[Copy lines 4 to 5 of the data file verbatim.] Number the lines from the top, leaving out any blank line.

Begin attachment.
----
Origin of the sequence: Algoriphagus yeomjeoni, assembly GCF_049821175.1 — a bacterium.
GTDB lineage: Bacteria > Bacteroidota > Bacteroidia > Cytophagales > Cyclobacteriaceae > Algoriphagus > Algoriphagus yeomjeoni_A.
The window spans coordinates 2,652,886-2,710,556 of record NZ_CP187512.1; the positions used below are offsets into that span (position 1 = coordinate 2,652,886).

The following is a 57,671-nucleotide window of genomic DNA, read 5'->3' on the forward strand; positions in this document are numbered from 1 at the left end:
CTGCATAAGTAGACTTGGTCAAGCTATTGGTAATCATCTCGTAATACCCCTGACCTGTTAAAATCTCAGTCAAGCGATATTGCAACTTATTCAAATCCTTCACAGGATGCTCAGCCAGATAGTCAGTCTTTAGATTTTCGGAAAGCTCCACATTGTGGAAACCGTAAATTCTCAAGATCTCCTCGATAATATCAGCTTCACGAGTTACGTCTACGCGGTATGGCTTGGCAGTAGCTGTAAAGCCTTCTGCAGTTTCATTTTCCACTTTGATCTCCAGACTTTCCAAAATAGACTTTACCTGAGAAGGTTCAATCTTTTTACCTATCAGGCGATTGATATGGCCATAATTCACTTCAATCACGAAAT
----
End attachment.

The following is a 57,671-nucleotide window of genomic DNA, read 5'->3' on the forward strand; positions in this document are numbered from 1 at the left end:
CTGCATAAGTAGACTTGGTCAAGCTATTGGTAATCATCTCGTAATACCCCTGACCTGTTAAAATCTCAGTCAAGCGATATTGCAACTTATTCAAATCCTTCACAGGATGCTCAGCCAGATAGTCAGTCTTTAGATTTTCGGAAAGCTCCACATTGTGGAAACCGTAAATTCTCAAGATCTCCTCGATAATATCAGCTTCACGAGTTACGTCTACGCGGTATGGCTTGGCAGTAGCTGTAAAGCCTTCTGCAGTTTCATTTTCCACTTTGATCTCCAGACTTTCCAAAATAGACTTTACCTGAGAAGGTTCAATCTTTTTACCTATCAGGCGATTGATATGGCCATAATTCACTTCAATCACGAAAT